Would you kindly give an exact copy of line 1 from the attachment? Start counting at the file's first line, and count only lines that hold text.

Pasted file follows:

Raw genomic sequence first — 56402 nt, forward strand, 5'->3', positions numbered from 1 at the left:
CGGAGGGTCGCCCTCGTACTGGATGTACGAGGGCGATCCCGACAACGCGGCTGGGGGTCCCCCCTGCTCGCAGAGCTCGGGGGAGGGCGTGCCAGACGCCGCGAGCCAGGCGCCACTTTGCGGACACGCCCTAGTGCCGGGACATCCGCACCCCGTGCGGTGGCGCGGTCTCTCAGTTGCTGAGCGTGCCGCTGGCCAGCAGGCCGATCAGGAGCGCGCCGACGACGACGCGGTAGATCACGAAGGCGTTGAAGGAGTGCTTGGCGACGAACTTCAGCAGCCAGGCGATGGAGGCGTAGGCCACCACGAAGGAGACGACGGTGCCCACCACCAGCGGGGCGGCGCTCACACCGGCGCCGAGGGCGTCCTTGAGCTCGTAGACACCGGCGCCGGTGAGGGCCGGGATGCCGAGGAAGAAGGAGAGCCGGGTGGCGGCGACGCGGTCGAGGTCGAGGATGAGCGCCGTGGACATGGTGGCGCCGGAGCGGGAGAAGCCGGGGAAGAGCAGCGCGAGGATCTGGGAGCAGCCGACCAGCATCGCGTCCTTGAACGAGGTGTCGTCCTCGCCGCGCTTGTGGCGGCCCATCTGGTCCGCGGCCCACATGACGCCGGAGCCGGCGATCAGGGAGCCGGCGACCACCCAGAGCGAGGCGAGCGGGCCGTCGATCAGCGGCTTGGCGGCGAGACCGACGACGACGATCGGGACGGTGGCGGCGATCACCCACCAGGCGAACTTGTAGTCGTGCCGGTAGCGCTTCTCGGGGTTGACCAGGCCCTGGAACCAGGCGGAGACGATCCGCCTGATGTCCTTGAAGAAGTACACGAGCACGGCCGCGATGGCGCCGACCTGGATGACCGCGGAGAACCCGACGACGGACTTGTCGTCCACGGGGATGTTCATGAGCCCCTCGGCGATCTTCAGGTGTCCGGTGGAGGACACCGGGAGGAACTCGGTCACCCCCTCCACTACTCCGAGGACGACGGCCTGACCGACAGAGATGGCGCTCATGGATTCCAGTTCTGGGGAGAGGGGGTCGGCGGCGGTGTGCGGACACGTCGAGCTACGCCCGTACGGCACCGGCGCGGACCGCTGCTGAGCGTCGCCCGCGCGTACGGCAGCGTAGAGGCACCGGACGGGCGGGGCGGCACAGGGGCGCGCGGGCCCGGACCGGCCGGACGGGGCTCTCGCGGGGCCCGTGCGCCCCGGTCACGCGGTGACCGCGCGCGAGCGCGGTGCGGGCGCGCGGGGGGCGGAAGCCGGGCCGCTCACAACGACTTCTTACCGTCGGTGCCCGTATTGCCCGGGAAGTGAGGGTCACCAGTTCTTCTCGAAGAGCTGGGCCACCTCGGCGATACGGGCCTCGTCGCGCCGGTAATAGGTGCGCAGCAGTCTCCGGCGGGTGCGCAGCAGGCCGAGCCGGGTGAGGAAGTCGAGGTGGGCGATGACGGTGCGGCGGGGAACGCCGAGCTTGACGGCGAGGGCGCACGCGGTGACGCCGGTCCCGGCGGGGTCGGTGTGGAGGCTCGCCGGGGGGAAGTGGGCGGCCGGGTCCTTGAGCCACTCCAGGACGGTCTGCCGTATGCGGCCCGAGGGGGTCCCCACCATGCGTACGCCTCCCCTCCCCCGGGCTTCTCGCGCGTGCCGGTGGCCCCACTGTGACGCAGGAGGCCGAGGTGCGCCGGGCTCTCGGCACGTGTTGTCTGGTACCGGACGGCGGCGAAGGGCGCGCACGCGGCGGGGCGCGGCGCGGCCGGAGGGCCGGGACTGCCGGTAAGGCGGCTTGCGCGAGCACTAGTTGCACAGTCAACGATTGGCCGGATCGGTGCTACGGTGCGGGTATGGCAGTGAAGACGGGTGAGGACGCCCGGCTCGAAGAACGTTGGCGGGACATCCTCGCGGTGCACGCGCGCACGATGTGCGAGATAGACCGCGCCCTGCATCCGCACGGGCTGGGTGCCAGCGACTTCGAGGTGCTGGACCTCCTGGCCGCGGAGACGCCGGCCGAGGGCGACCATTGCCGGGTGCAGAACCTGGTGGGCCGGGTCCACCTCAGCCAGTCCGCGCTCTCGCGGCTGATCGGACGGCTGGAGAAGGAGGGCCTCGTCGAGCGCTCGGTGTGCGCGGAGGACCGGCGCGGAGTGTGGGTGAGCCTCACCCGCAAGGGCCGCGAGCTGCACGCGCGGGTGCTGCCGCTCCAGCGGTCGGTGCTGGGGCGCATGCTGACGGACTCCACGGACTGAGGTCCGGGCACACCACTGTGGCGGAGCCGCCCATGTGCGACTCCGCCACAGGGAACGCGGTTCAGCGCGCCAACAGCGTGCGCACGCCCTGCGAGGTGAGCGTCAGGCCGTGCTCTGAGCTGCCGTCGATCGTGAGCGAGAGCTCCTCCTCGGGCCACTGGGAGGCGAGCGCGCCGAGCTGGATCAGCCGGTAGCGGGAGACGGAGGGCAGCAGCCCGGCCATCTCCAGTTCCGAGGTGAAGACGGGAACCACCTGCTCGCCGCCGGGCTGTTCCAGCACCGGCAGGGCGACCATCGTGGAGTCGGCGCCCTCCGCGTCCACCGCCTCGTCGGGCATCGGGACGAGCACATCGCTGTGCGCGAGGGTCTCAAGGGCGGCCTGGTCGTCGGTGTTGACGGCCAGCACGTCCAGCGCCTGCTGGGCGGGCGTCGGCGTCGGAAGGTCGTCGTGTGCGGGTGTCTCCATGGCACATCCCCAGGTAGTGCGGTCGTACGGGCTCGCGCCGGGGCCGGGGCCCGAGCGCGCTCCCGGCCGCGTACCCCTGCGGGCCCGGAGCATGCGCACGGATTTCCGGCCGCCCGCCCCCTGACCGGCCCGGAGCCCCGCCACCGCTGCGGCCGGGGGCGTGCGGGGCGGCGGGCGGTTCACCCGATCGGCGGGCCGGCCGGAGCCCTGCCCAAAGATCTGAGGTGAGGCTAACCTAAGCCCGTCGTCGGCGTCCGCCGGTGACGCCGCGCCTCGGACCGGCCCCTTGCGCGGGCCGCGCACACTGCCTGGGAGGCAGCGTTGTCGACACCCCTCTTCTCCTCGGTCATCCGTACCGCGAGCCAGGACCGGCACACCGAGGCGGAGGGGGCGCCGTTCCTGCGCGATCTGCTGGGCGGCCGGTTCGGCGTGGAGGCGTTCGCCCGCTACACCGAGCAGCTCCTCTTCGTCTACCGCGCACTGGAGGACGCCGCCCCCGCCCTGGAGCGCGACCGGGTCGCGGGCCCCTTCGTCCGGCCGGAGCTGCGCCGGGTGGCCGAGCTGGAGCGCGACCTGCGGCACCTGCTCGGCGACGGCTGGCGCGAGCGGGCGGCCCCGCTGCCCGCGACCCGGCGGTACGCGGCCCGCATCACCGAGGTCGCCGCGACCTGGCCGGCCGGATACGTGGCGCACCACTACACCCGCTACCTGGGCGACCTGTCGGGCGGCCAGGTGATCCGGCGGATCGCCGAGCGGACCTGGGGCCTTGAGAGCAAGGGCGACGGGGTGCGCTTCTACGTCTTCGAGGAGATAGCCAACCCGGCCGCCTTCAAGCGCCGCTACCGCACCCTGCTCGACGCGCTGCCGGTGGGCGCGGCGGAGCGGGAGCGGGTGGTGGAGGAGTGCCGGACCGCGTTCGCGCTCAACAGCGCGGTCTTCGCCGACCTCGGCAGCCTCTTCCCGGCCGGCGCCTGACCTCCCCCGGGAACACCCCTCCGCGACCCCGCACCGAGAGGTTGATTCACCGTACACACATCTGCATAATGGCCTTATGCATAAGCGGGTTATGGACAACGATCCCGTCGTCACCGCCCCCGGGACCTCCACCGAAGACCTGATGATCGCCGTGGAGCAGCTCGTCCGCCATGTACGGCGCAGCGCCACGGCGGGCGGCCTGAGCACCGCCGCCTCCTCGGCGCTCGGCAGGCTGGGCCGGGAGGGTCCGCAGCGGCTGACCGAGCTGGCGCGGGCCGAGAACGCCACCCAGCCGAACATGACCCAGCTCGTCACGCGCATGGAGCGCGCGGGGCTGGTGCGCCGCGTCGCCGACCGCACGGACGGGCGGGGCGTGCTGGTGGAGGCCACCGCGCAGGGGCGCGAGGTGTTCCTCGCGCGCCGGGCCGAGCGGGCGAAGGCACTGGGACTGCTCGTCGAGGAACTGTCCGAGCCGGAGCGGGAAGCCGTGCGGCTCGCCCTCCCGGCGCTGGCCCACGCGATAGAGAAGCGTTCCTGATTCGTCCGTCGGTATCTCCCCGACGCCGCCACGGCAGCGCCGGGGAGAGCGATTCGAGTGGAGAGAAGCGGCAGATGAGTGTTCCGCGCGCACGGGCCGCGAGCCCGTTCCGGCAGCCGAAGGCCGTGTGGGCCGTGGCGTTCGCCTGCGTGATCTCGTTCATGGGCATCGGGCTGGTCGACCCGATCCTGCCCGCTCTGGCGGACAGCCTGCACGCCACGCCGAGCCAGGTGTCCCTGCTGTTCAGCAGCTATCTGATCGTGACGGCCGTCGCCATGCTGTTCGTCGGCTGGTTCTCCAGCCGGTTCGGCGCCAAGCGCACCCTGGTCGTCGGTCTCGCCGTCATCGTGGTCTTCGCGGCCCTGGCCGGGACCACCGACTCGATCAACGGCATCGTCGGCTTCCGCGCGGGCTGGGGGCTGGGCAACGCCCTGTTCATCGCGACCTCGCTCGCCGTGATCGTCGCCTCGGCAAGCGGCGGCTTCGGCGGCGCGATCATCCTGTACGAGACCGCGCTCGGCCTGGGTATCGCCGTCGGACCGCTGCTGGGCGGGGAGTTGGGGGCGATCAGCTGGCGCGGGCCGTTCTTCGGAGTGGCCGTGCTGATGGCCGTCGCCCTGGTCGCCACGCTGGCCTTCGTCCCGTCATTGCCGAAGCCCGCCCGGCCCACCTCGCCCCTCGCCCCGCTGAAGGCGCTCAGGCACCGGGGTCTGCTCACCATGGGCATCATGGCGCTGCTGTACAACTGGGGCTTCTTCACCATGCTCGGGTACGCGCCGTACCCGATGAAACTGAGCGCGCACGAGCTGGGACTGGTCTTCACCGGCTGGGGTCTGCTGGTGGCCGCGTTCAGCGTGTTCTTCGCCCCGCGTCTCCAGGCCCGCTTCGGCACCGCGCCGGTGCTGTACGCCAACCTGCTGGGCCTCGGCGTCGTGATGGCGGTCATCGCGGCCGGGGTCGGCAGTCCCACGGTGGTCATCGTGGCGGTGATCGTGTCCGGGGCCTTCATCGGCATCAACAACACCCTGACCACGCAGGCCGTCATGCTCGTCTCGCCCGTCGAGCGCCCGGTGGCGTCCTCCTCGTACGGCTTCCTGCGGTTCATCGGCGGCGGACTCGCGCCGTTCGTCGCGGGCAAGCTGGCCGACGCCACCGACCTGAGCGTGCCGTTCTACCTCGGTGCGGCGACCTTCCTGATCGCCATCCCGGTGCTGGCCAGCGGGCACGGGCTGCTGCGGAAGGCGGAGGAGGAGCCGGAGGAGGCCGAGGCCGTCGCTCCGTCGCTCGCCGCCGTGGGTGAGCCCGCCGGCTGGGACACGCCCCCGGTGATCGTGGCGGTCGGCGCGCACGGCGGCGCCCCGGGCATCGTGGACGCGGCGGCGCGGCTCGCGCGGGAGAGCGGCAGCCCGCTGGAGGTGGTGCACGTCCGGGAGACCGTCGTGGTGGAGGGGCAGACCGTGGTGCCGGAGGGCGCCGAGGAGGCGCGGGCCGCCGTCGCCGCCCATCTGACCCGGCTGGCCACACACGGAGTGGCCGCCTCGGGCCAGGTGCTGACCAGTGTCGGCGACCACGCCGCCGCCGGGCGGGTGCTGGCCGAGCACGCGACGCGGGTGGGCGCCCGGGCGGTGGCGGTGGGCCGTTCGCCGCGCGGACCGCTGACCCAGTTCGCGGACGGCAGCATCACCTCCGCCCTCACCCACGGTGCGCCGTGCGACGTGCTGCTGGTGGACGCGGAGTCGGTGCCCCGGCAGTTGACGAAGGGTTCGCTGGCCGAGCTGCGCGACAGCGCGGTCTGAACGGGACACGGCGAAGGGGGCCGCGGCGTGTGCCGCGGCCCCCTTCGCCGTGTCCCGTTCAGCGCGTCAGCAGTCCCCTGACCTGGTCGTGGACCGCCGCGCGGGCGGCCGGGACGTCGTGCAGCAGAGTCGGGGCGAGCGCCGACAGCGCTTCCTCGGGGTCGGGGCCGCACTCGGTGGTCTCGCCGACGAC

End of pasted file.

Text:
Raw genomic sequence first — 56402 nt, forward strand, 5'->3', positions numbered from 1 at the left: